Unlike the prior two figures, all of this figure's joints twisted, turned, bent and rotated the way they were supposed to. However, her legs kept having a tendency to bend inwards, making it difficult to stand the figure up without the use of a plastic figure stand. If you missed it, you can see what I'm talking about in the above packaged photo.
Speaking of which, while each figure has holes in their feet for pegs, you'll find that your average G.I. Joe stand won't work. Even the smaller vintage Star Wars size pegs, which did end up working, had to be wedged on with twists and pressure. Obviously, not ideal, but they work in the long run.
Last up is the youngest member of the Bundy clan, and sadly, also the most disappoint figure of them all.
I'm sorry, but this is not Bud Bundy. This is generic mullet boy from any random toy line you need to throw him into. Again, Funko went with a very young facial feature, but then proceeded to utilize an outfit from that seen in a glimpse during a very short scene in season three.
Episode 303 - Poke High, is the one and only time you'll see the character dressed in this particular outfit, and the scene lasts no more than three minutes. How Funko landed on this particular look is beyond me.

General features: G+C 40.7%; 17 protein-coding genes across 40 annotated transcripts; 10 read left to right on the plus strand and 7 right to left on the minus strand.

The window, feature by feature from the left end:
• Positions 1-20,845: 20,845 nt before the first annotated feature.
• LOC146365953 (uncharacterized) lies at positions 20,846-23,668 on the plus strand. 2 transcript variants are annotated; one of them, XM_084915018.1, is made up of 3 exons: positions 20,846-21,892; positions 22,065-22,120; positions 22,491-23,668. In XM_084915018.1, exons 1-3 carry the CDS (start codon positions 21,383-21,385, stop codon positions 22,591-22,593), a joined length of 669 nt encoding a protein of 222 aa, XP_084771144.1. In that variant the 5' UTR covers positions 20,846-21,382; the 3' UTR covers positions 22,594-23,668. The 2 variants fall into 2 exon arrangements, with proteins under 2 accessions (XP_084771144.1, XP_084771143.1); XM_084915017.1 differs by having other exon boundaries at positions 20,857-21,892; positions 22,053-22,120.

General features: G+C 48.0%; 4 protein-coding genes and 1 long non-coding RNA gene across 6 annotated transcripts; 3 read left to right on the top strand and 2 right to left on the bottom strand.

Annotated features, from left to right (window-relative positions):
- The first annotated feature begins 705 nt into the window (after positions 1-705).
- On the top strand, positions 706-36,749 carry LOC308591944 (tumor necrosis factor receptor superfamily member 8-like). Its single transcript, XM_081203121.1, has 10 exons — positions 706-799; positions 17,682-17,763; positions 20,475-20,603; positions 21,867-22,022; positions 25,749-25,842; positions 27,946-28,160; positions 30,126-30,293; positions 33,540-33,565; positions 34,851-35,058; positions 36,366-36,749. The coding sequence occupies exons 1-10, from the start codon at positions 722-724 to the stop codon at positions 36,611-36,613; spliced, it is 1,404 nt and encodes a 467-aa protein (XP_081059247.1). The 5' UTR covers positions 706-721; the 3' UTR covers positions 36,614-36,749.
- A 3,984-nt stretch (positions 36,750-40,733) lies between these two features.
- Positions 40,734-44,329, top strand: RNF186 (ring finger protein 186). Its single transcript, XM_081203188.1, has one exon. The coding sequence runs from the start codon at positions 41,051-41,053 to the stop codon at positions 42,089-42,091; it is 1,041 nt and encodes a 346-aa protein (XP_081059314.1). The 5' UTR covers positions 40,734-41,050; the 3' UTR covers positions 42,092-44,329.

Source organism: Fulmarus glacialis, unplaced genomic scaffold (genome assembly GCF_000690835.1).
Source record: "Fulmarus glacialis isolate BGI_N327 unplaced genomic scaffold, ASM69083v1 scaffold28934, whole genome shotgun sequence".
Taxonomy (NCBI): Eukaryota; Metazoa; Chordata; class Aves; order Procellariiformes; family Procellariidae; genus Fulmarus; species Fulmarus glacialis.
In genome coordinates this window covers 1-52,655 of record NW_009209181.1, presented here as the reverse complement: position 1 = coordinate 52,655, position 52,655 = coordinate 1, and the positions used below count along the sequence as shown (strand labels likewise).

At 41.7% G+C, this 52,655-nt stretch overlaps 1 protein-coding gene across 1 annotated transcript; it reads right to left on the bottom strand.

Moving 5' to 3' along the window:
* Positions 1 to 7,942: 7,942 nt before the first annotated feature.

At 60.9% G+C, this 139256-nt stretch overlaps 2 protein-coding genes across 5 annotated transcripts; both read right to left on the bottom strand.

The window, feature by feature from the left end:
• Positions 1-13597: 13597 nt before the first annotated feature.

While the figure's articulation bends and moves at all the appropriate locations with ease, he stands at an angle - Even when on a flat surface without the stand. I've looked it over several times and I simply cannot figure out why this is.
If I haven't drilled home my opinion enough, overall, this is the worst figure of the bunch. It doesn't look like Bud at all!
With all of that said, as a complete set, it still works. With Al and Peggy in the mix, you can come to the obvious conclusion that it's supposed to be the entirety of the Bundy family. It's a decent attempt, but not perfect, and it's also the only way you're going to get the family in 3.75 fashion. So I suppose for a fair attempt, Funko gets a...
I do hope there's future plans for this series. While I don't necessarily think more figures are in order, I'd love for Funko to release a Bundy home playset. If nothing else, a living room backdrop with the iconic couch would be in order. I'd definitely buy that. I also wouldn't hate having Al's brown 1974 Plymouth Duster.
Until then, I'll let the family tool around in another piece of junk.
Bud and Kelly can ponder their next moves in a game of Dejarik...
...While Al and Peggy can sit in the front seat, perhaps taking in a drive-thru film.
I hope I don't forget I put all of them in there.